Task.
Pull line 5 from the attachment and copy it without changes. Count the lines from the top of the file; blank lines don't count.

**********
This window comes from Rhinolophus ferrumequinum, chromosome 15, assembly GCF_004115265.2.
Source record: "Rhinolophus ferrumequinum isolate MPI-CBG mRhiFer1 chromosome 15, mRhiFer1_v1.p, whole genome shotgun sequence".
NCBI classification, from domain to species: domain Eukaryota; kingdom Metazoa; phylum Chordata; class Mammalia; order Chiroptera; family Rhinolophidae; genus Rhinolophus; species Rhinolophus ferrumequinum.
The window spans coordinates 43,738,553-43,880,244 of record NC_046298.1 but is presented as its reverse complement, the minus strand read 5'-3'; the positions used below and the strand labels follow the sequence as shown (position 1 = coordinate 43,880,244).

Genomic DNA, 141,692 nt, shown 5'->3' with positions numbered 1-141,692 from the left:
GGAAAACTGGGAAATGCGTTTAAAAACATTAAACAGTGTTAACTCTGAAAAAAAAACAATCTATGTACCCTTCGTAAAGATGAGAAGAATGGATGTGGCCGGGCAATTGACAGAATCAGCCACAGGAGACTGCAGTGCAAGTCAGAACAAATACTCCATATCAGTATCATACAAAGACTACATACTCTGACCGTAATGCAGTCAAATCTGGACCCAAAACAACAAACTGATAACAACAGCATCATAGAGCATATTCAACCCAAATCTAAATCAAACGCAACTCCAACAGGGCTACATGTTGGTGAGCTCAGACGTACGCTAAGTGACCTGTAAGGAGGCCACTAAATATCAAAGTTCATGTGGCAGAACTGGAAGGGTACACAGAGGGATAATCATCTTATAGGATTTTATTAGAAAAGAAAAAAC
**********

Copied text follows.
Genomic DNA, 141,692 nt, shown 5'->3' with positions numbered 1-141,692 from the left: